Tobacco companies may need to reset some of their strategies if U.K. Prime Minister Rishi Sunak's proposed legislation to gradually raise the legal age for cigarettes is passed. Sunak's plan would have the effect of eventually banning smoking through a progression of one-year raises in the age requirement to buy cigarettes. Bank of America said this type of restriction could spread to other European countries if implemented, because of which nicotine companies would need to have a "solid smoke-free strategy in place." Philip Morris (PM) and other companies have already expanded their smoke-free portfolios, but the U.K. development could reset those timelines. (8 comments)

Espionage fears

Belgium's intelligence agency has been monitoring Alibaba's (BABA) logistics hub at the cargo airport in Liège for nearly two years since it opened. This is because of espionage concerns on account of a data law that requires Chinese companies to share information with Chinese authorities. "China has the intent and capacity to use this data for non-commercial purposes," said the Belgian State Security Service. One of the aspects under scrutiny is software systems that collect sensitive data on supply chains and final consumers. Cainiao, Alibaba's logistics spinoff that runs the hub, has denied any wrongdoing, adding that the hub's data is stored in servers in Germany. (1 comment)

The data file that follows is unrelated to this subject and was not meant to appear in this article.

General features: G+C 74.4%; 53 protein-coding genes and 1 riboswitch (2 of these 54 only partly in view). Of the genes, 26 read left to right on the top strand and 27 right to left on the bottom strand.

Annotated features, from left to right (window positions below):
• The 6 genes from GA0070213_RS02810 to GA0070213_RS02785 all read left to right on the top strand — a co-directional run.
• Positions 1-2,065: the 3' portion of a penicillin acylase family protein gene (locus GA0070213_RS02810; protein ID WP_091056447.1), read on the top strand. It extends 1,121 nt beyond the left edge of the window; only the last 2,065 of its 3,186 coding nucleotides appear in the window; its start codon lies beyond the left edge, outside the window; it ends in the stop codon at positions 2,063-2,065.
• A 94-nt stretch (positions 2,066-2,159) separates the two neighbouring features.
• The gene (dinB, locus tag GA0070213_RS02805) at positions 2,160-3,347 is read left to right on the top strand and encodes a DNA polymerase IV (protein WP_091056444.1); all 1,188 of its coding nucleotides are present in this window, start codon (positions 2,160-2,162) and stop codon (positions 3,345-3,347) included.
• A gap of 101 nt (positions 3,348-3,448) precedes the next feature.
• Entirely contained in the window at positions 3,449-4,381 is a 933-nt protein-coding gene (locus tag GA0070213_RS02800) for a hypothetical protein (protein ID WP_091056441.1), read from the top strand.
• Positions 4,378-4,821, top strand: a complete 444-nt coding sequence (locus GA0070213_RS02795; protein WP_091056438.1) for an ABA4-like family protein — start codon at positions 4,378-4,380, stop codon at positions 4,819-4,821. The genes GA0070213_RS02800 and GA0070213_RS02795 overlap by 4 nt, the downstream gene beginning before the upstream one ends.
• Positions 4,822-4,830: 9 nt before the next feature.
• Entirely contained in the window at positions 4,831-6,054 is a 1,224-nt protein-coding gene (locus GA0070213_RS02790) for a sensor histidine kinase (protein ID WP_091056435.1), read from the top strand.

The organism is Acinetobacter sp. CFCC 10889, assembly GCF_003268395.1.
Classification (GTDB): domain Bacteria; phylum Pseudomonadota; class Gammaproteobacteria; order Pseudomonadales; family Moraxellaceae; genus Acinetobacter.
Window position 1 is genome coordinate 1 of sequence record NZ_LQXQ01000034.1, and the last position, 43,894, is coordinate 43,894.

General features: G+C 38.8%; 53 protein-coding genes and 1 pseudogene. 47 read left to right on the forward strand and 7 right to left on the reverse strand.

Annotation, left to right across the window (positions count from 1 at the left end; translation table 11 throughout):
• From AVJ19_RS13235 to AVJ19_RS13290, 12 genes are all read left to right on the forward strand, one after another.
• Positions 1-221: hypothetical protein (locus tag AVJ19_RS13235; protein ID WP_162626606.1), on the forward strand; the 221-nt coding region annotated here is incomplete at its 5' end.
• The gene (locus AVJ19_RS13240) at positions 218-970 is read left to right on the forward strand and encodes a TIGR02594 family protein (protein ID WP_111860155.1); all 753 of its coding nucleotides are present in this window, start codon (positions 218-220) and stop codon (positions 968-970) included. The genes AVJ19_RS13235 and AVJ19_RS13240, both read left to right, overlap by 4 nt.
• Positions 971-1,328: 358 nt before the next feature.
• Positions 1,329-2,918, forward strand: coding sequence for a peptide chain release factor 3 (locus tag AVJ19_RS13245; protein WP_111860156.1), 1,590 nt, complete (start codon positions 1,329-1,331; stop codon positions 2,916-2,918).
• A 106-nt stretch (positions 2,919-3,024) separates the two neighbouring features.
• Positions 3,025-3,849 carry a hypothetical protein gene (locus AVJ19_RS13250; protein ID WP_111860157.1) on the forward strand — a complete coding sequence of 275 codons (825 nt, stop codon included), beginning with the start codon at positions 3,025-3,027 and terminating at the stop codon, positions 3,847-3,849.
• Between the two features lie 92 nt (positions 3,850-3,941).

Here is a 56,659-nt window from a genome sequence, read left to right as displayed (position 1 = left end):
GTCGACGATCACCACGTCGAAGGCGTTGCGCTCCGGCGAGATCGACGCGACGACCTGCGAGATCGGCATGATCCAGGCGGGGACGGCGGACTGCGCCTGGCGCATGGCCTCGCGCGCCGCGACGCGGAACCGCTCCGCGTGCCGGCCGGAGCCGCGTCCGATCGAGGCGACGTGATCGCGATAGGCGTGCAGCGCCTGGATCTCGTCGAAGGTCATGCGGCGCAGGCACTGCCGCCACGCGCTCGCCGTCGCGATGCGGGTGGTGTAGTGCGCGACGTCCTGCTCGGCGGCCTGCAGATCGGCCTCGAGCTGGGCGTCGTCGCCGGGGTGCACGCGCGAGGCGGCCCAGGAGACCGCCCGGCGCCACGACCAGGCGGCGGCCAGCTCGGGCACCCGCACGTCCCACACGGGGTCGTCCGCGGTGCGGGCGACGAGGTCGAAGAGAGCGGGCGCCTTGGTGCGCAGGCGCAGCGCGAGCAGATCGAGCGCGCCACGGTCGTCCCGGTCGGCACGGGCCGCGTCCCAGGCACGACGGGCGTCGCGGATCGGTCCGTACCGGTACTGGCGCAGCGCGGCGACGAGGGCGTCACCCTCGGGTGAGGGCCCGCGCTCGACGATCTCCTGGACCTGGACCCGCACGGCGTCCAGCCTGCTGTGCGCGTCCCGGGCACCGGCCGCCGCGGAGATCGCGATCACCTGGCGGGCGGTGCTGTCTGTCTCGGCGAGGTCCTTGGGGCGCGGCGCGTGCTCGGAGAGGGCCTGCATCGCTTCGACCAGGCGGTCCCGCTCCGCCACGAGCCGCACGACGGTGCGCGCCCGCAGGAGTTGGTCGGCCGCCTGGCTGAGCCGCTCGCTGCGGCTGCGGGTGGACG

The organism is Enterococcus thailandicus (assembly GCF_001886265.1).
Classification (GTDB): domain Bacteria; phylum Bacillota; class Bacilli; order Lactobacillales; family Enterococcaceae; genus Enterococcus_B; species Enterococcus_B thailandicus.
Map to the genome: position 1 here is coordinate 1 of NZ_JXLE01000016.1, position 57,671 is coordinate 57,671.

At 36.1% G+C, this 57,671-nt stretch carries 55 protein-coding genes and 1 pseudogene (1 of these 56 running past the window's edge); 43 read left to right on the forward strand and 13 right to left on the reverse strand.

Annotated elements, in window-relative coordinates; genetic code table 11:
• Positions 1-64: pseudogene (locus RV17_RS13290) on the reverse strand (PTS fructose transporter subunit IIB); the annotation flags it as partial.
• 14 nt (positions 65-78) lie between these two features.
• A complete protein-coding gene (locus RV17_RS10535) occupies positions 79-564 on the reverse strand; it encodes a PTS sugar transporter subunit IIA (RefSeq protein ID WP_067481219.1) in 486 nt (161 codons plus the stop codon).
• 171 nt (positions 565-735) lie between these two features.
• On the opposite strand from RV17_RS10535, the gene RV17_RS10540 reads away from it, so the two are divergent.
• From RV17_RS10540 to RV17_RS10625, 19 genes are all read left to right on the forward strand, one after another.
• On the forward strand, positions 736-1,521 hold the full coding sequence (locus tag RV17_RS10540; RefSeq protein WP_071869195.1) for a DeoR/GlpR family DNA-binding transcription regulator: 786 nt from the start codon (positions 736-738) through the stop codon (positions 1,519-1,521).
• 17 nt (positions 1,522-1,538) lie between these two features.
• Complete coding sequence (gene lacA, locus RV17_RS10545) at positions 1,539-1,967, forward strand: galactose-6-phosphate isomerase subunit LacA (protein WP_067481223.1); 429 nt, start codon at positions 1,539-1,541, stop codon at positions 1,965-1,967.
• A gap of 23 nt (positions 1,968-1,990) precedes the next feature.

Today's Markets

In Asia, Japan +1.8%. Hong Kong +0.1%. China closed. India +0.6%.
In Europe, at midday, London +0.5%. Paris +0.1%. Frankfurt +0.1%.
Futures at 6:30, Dow -0.3%. S&P -0.2%. Nasdaq -0.1%. Crude -1.9% to $82.60. Gold +0.1% at $1,837.10. Bitcoin +0.7% to $27,728.
Ten-year Treasury Yield -1 bp to 4.72%.

Today's Economic Calendar

7:30 Challenger Job-Cut Report
8:30 Initial Jobless Claims
8:30 International Trade in Goods and Services
9:00 Fed's Mester's Speech
10:30 EIA Natural Gas Inventory
11:30 Fed's Barkin: “National Outlook”
12:00 PM Fed's Daly's Speech
12:15 PM Fed's Barr: "Cyber Risk in the Banking Sector"
4:30 PM Fed Balance Sheet

Companies reporting earnings today »

What else is happening...

UAW strike: Ford (F) announces more layoffs; GM (GM) puts cost at $200M.

Amazon, Microsoft (MSFT) may face U.K. probe over cloud dominance.

Suncor (SU) to buy TotalEnergies' (TTE) Canada operations for $1.1B.

GE (GE)-Safran (OTCPK:SAFRY) JV finds more engines with fake parts.

BlackBerry (BB) concludes strategic review, plans IoT business IPO.

Exxon Mobil (XOM) sees higher oil, gas prices boosting Q3 earnings.

Google (GOOGGOOGL) launches Pixel 8 phones at $699 and $999.

AT&T (T) evaluating options for hefty DirecTV stake, including sale.

Apple (AAPL) CEO Tim Cook, execs sell stock amid weakening shares.

McDonald's (MCD) raises dividend by about 10% to $1.67 per share.

Known to most as Uranium Pinto Beans, Jason has more than 15 years under his belt of trading stocks, options and currencies. His expertise primarily lies in chart analysis, and he has a strong eye for undervalued stock. Because he’s got the ability to identify great risk/reward trades he usually enjoys taking the path less traveled and reaping the benefits from the adventure.

He is a co-founder of Option Millionaires, and he is best known for his weekly webinars with Scott, as well as his high level training webinars and charts found in the forums.